From the very beginning, the VP leading our team asked us to hit the ground running. We were tasked with emailing industry experts, venture capitalists, and entrepreneurs from around Silicon Valley to be judges and mentors for the competition. I was intimidated at first to be reaching out to innovators I never would have been brave enough to speak to in-person myself, but frantic typing and flooded inboxes were fairly common come January. At this point it might have looked like we were in our own little reality TV show, Extreme Networking, each playing to see who we could connect with by merely sending an email. However, rather than being a vain test in schmoozing, the everyday outreach aspects of Challenge taught me some lessons in humanity -- that people, on the most part, are more than willing to talk to you and help you out when asked. Challenge, in turn, helped me refine my “ask” so that I became clearer, more professional, and less intimidated by that dreaded SEND button.

Despite the coziness of my comfort zone, at the end of the year, my VP at the time offered me a chance to step into the spotlight and encouraged me to take the lead on organizing and facilitating a fireside chat, interviewing our keynote speaker. This wouldn’t have been a big deal, had it not been Joe Lonsdale -- co-founder of Palantir and Midas-List investor -- and had it not been me, the frightened, feeble-voiced freshman of the flock. However, soon after hearing Lonsdale’s answer to my question about why he decided to pursue founding his own company, I knew that being a part of the Challenge journey was the right decision. In his own words, “Building companies is not a good goal, in and of itself ... if you find something you’re really interested in, and if you think, this is how the world is now, and this is how the world should work, if we can fix it...it’s about fixing something about the world.” And, later, standing next to Kartik Sawhney, the presenter pitching for the grand-prize-winning NextBillion.org team, which aimed to empower people with disabilities by connecting them with mentors in the tech sphere, I realized how much this undoubtedly rang true.

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I take the perspective I gleaned and mistakes I made as an officer with me as I run Challenge this year. Right now, we are organizing Challenge Kickoff, which takes place on Thursday, January 11th, and I have the feeling that Season 2 of Extreme Marketing might be on its way. Nevertheless, I am trying to offer the entrepreneurial experience to others by bootstrapping with the Challenge team, taking risks, and trying to help the rest of the community find and fix the issues that they care about. If that’s not entrepreneurship at its very heart, then I’m not sure what is.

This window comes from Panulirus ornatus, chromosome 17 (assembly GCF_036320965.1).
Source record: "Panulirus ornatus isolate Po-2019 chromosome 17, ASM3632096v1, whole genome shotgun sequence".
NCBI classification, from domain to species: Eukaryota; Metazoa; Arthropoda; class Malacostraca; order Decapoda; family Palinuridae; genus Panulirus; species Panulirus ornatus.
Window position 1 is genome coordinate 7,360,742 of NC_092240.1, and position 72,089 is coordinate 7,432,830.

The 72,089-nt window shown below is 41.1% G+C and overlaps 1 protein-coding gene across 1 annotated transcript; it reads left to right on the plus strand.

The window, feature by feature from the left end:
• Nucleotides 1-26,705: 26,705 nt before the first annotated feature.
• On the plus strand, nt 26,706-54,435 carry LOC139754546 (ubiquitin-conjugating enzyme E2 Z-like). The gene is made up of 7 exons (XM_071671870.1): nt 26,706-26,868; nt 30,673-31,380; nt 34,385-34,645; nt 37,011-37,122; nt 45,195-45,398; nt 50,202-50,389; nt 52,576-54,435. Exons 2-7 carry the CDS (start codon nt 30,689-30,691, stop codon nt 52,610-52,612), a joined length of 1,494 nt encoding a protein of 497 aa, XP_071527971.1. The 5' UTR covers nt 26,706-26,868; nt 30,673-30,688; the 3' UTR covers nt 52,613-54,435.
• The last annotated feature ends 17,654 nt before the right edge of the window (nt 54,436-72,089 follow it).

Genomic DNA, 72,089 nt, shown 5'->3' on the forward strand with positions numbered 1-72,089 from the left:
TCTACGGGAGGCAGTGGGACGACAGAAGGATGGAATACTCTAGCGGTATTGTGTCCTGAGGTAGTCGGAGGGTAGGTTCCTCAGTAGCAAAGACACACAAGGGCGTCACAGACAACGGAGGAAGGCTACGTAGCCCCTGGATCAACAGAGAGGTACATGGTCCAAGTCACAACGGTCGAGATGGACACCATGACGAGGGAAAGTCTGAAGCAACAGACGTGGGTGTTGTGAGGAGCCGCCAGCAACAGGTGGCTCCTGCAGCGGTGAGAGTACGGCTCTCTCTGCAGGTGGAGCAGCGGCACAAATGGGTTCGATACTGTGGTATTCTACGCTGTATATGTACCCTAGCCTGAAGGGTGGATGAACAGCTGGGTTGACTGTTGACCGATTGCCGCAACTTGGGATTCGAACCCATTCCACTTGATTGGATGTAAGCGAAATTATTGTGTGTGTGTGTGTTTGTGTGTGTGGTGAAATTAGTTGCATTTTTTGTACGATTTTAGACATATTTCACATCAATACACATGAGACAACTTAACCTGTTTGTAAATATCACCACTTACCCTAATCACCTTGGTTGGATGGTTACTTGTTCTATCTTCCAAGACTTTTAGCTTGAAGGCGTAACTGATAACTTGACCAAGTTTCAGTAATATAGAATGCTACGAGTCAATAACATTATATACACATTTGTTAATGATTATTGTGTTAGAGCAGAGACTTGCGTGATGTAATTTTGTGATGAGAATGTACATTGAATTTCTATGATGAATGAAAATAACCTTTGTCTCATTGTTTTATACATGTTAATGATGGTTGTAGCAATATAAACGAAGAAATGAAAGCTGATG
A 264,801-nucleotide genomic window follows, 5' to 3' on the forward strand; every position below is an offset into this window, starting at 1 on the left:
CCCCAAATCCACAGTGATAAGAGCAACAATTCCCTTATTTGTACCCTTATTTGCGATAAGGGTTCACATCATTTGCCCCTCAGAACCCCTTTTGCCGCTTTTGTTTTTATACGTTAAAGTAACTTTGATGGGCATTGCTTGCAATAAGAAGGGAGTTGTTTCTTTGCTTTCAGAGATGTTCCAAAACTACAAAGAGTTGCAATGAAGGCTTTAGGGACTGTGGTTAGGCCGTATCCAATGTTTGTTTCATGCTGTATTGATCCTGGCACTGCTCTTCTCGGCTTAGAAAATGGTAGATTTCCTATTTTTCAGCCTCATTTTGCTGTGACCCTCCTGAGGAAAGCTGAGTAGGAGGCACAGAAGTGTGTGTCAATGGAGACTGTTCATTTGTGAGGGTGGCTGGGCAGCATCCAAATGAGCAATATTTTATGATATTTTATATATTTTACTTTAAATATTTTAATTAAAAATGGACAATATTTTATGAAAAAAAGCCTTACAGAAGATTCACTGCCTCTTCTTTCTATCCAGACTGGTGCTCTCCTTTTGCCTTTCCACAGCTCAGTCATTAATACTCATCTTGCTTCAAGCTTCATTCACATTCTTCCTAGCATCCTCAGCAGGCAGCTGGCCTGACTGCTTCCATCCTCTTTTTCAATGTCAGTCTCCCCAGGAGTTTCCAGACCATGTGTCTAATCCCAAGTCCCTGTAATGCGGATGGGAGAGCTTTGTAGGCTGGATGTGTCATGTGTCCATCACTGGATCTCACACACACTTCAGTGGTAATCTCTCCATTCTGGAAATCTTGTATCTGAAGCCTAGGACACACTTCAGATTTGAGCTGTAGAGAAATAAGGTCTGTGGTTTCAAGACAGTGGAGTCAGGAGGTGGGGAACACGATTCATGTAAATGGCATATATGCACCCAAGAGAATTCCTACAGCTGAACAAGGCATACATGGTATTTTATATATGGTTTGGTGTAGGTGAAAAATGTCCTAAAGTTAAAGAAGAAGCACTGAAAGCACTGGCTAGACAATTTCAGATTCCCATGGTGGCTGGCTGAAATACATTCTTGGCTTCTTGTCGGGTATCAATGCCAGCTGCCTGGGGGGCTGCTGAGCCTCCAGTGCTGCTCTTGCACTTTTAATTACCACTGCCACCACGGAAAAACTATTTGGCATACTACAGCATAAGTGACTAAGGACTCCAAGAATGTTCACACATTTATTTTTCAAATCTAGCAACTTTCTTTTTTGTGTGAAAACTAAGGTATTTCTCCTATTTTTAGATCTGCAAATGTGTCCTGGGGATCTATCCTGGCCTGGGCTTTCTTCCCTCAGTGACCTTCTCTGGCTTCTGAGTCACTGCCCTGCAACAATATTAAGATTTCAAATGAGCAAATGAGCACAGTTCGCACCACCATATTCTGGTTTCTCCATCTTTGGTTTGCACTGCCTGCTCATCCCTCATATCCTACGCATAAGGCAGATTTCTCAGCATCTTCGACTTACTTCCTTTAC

Inside the Entrepreneurial Thought Leaders Seminar: Q&A with Anne-Marie Hwang

 

 

Anne-Marie is a junior from Dallas, TX, studying Mathematical Computational Science (MCS). She is the VP of Spark and has been on BASES since freshman year. 

 

Why do people take the MS&E 472: Entrepreneurial Thought Leaders series?

I think people enjoy the MS&E 472: Entrepreneurial Thought Leaders series because we feature speakers from different industries with different entrepreneurial journeys. Much like the student body, our speakers are diverse, so there is something for everyone. I have noticed that after each lecture, there will always be a swarm of students approaching the speaker either to solicit advice, network, or ask more questions. It is clear that students take ETL because they are interested in entrepreneurship in general, but I think it’s really awesome how students will find certain speakers to be so thought-provoking and inspirational that they will reach out after class to try to connect.

 

What have you found to be the most valuable experience from ETL?

As a sophomore, I was one of the teaching assistants for ETL, and the last speaker of fall quarter was Jay Kaplan, the co-founder of Synack, Inc. At that point in time, I was a sophomore, and I had just declared mathematical computational science because I realized that I had loved my math and computer science courses from freshman year. However, because I came from a more of a humanities background, I did not not know much about the tech industry. However, as I listened to Jay speak about his experience transferring the knowledge he gained working at the NSA to his startup, I was inspired. I was excited by the cybersecurity industry and, in particular, his company, which specialized in crowdsourced penetration testing. I approached him after his talk to ask about opportunities at Synack because I knew I wanted to work at Synack. I later emailed him, interviewed at the company, and worked at Synack in the spring and summer, and I had an absolute blast learning more about tech and startups firsthand. I will probably forever be the biggest advocate for ETL; I cannot stress how important it was to me because it not only exposed me to different entrepreneurial journeys but also gave me my first internship working in tech!

 

Who are some of the most notable speakers this fall?

There’s a terrific lineup this fall: Sandy Jen (co-founder of Honor), Bob Sutton (Stanford professor), Rich Barton (co-founder and executive chairman of Zillow Group), Catherine Berman (co-founder and CEO of CNote), Tristan Harris (co-founder and co-director of Time Well Spent), Amy Chang (founder and CEO of Accompany), Anne Wojcicki (co-founder and CEO of 23andMe), and Patrick Brown (founder and CEO of Impossible Foods).